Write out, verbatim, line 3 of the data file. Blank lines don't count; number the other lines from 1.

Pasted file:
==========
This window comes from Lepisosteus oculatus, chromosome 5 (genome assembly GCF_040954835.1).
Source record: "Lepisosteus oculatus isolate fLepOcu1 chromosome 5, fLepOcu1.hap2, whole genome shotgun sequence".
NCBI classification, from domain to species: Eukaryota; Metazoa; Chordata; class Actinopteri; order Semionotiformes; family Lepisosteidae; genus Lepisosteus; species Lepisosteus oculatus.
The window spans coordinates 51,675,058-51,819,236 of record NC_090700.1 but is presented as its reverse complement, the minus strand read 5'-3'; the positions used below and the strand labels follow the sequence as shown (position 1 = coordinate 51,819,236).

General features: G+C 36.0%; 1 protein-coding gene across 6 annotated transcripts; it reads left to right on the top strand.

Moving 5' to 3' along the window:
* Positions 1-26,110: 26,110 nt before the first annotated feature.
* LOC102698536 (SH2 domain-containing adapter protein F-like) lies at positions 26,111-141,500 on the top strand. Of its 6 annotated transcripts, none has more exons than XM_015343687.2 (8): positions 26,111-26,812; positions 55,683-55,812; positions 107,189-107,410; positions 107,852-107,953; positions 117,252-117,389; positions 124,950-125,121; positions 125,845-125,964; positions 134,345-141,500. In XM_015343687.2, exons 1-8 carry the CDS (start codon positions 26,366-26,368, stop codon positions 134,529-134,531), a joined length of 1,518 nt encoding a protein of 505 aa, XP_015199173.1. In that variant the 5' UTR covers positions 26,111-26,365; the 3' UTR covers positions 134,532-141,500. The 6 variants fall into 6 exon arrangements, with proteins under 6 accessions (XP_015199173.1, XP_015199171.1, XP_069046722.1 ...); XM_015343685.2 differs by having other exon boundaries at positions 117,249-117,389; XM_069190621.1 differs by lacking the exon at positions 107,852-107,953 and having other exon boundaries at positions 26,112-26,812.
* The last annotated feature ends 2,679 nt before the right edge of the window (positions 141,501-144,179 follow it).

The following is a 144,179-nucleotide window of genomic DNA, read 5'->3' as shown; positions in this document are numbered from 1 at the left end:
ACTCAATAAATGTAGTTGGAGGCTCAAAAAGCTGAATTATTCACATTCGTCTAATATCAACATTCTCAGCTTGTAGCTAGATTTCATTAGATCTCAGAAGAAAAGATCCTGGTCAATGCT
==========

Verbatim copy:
NCBI classification, from domain to species: Eukaryota; Metazoa; Chordata; class Actinopteri; order Semionotiformes; family Lepisosteidae; genus Lepisosteus; species Lepisosteus oculatus.